Lewis's article was included in a binder that pertains to the 1962 trip and that of the following year. Although some papers are topically grouped together, there is no discernible order to their arrangement in the binder. The first two pages are flyers announcing presentations on campus of the 1962 project by its participants. Further in the binder are a two-page list of slides for "Tanganyika talks" and a draft letter by d"Harnoncourt requesting fundraising advice. Clearly the participants' dedication to the project did not end with their departure from Africa. Most of the papers document how d'Harnoncourt prepared for the trip and the training she received. There are numerous handouts and notes d'Harnoncourt took to learn Swahili, as well as notes on the history of Tanganyika. Memos advise on what to pack, traveling and lodging. There are also summary reports of the 1961 and 1962 projects, as well as copies of several lengthy letters that based on their dates were written by a student participating in the 1963 trip. Before discarding the original binder, a record copy of its front cover was made during processing. The papers, now in folders, are in original binder order. The last folder contains several printed items that were inserted in the back of the binder. Included are two booklets for the study of elementary Swahili, a government pamphlet in English and another in Swahili, ephemera, and a clipping of the1964 article in Time magazine naming Martin Luther King "man of the year."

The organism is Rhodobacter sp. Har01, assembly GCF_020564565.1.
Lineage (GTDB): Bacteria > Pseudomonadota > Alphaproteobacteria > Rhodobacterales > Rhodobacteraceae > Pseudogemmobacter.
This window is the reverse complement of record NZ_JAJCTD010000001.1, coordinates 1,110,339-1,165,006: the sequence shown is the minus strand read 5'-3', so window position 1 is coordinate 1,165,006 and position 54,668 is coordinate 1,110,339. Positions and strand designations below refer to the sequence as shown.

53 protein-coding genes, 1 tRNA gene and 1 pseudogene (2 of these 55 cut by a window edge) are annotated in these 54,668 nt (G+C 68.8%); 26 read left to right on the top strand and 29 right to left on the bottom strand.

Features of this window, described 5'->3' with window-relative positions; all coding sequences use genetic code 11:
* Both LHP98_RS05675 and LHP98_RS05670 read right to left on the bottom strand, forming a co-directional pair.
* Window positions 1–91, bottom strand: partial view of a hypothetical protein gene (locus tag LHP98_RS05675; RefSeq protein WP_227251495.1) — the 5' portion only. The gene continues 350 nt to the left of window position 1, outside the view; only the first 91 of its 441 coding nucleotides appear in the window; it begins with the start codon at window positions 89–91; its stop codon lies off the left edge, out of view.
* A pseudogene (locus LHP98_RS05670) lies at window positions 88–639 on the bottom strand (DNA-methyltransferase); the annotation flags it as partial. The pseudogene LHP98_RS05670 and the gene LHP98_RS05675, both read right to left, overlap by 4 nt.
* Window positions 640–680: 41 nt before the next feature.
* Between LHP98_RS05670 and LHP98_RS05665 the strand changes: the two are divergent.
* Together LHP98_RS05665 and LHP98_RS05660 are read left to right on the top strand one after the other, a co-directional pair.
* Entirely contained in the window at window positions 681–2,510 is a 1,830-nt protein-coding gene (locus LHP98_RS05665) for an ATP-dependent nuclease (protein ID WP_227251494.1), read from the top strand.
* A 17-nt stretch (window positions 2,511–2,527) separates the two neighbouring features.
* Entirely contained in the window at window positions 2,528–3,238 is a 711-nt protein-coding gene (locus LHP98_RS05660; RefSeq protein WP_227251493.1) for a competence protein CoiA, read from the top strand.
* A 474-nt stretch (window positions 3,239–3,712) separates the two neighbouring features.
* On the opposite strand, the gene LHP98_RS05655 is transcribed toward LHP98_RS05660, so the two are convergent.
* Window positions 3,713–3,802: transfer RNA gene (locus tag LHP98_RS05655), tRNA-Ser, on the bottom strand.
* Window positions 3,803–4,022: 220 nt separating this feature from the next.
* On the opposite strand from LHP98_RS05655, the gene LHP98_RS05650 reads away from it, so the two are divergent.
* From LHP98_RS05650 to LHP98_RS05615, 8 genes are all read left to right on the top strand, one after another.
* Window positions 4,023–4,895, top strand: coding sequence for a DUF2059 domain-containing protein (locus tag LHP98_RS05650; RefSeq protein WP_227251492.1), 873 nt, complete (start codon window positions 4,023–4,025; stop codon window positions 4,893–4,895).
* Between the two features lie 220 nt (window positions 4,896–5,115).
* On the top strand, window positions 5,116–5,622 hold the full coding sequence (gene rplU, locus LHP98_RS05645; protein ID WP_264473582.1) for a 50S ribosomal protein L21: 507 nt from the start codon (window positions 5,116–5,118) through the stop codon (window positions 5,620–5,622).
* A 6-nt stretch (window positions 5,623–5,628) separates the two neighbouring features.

In an interview, d'Harnoncourt recalled taking a couple classes in the history of architecture and auditing one in Chinese painting during her senior year. Unfortunately, there is no documentation of her course work in this collection.